Hitomi

Hope for Hitomi after tumbling space 'scope phones home

The Japan Aerospace Exploration Agency (JAXA) has received two brief transmission bursts from its tumbling space telescope Hitomi that show the telescope isn't a total write-off. The X-ray telescope, dubbed Hitomi after its successful launch on February 27, was due to have started operations this week, but JAXA lost contact …
Iain Thomson, 30 Mar 2016
Hitomi

Japan loses contact with new space 'scope just weeks after launch

Update: signals received Japan's newest space telescope has mysteriously gone quiet barely a month after launch, and engineers at the Japan Aerospace Exploration Agency (JAXA) are desperately trying to reestablish contact. On February 17, the x-ray telescope ASTRO-H blasted off from Tanegashima Space Center and successfully made it into orbit, at …
Iain Thomson, 28 Mar 2016

China 'evacuates' 9,000 around monster radio 'scope

China will "evacuate" 9,110 residents living within a five-kilometre radius of its new "Five-hundred-meter Aperture Spherical Telescope" (FAST), in order to create "a sound electromagnetic wave environment". The monster radio 'scope - located in the south-western province of Guizhou - is due for completion in September. The …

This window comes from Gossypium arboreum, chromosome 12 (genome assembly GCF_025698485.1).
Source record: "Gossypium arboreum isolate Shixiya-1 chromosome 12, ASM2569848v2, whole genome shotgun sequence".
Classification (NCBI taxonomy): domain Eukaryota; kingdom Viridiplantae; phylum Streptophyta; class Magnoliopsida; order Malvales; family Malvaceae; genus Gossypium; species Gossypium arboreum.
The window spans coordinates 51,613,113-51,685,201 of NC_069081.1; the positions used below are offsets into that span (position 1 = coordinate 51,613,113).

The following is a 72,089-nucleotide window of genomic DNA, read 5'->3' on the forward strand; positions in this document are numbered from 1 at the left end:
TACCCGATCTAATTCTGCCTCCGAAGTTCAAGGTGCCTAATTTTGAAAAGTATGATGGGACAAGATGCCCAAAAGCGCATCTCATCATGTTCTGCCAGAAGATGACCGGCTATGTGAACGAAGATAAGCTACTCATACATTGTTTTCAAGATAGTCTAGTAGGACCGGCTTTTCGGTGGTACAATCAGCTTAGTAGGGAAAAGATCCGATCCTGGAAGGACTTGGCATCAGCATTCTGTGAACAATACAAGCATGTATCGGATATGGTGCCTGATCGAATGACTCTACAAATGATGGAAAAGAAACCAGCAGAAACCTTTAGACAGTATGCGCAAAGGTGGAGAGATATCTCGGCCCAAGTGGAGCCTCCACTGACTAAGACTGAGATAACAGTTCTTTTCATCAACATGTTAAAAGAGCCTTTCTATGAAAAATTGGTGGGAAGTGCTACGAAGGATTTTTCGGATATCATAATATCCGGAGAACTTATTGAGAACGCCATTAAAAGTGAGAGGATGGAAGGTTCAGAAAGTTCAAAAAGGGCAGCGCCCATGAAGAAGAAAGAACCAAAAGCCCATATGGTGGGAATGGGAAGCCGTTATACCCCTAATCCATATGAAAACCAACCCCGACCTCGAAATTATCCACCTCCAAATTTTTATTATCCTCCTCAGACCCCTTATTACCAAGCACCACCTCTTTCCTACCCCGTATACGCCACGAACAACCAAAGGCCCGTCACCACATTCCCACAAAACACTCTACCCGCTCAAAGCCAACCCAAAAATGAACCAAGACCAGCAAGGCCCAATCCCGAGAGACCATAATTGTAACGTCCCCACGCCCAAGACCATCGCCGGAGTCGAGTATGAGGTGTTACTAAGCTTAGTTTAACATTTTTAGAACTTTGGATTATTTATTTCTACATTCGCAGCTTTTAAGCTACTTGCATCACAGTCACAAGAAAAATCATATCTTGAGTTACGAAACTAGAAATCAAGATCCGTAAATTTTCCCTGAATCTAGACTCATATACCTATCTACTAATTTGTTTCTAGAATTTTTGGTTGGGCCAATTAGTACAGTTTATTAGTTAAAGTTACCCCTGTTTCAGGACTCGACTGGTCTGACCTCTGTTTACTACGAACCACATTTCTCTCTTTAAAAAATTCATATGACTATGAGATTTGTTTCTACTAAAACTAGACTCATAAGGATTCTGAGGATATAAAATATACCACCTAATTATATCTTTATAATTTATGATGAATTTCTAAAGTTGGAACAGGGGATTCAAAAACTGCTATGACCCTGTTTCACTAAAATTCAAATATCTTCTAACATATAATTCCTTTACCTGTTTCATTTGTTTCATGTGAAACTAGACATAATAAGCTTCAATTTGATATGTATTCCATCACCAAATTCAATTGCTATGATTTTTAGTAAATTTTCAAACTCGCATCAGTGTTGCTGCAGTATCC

Lester Haines, 17 Feb 2016
protoplanet

Astronomers catch first sighting of a planet's birth pangs

Scientists have long postulated that planets are formed by accretion of matter in giant discs of matter around stars, and now an inventive researcher has found a way to spot a far-away world being born. "This is the first incontrovertible detection of a planet still in the process of forming – a so-called 'protoplanet'," said …